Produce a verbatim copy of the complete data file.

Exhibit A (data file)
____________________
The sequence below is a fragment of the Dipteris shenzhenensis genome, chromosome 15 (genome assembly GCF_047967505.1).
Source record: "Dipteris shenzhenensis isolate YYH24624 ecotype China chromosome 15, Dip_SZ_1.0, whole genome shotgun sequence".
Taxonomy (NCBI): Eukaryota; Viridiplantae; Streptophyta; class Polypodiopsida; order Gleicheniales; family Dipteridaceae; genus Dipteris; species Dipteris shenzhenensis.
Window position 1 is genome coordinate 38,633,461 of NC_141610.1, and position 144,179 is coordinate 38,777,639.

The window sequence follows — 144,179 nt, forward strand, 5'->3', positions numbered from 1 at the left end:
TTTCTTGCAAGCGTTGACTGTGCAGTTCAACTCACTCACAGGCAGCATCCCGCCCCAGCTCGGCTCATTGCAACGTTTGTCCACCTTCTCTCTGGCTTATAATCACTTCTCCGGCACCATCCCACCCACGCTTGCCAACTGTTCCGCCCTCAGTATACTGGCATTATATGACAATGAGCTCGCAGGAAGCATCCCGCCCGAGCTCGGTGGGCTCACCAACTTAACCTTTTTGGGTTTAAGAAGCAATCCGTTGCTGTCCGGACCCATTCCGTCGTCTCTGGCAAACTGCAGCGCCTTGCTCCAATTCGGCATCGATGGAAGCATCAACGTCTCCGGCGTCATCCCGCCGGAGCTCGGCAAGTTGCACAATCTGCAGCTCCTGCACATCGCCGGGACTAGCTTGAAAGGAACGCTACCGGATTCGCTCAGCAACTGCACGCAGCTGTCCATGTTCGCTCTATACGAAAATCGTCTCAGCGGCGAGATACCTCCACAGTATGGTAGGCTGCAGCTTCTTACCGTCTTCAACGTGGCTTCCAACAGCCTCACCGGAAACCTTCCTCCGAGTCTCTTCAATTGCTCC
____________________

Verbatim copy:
The sequence below is a fragment of the Dipteris shenzhenensis genome, chromosome 15 (genome assembly GCF_047967505.1).
Source record: "Dipteris shenzhenensis isolate YYH24624 ecotype China chromosome 15, Dip_SZ_1.0, whole genome shotgun sequence".
Taxonomy (NCBI): Eukaryota; Viridiplantae; Streptophyta; class Polypodiopsida; order Gleicheniales; family Dipteridaceae; genus Dipteris; species Dipteris shenzhenensis.
Window position 1 is genome coordinate 38,633,461 of NC_141610.1, and position 144,179 is coordinate 38,777,639.

The window sequence follows — 144,179 nt, forward strand, 5'->3', positions numbered from 1 at the left end:
TTTCTTGCAAGCGTTGACTGTGCAGTTCAACTCACTCACAGGCAGCATCCCGCCCCAGCTCGGCTCATTGCAACGTTTGTCCACCTTCTCTCTGGCTTATAATCACTTCTCCGGCACCATCCCACCCACGCTTGCCAACTGTTCCGCCCTCAGTATACTGGCATTATATGACAATGAGCTCGCAGGAAGCATCCCGCCCGAGCTCGGTGGGCTCACCAACTTAACCTTTTTGGGTTTAAGAAGCAATCCGTTGCTGTCCGGACCCATTCCGTCGTCTCTGGCAAACTGCAGCGCCTTGCTCCAATTCGGCATCGATGGAAGCATCAACGTCTCCGGCGTCATCCCGCCGGAGCTCGGCAAGTTGCACAATCTGCAGCTCCTGCACATCGCCGGGACTAGCTTGAAAGGAACGCTACCGGATTCGCTCAGCAACTGCACGCAGCTGTCCATGTTCGCTCTATACGAAAATCGTCTCAGCGGCGAGATACCTCCACAGTATGGTAGGCTGCAGCTTCTTACCGTCTTCAACGTGGCTTCCAACAGCCTCACCGGAAACCTTCCTCCGAGTCTCTTCAATTGCTCC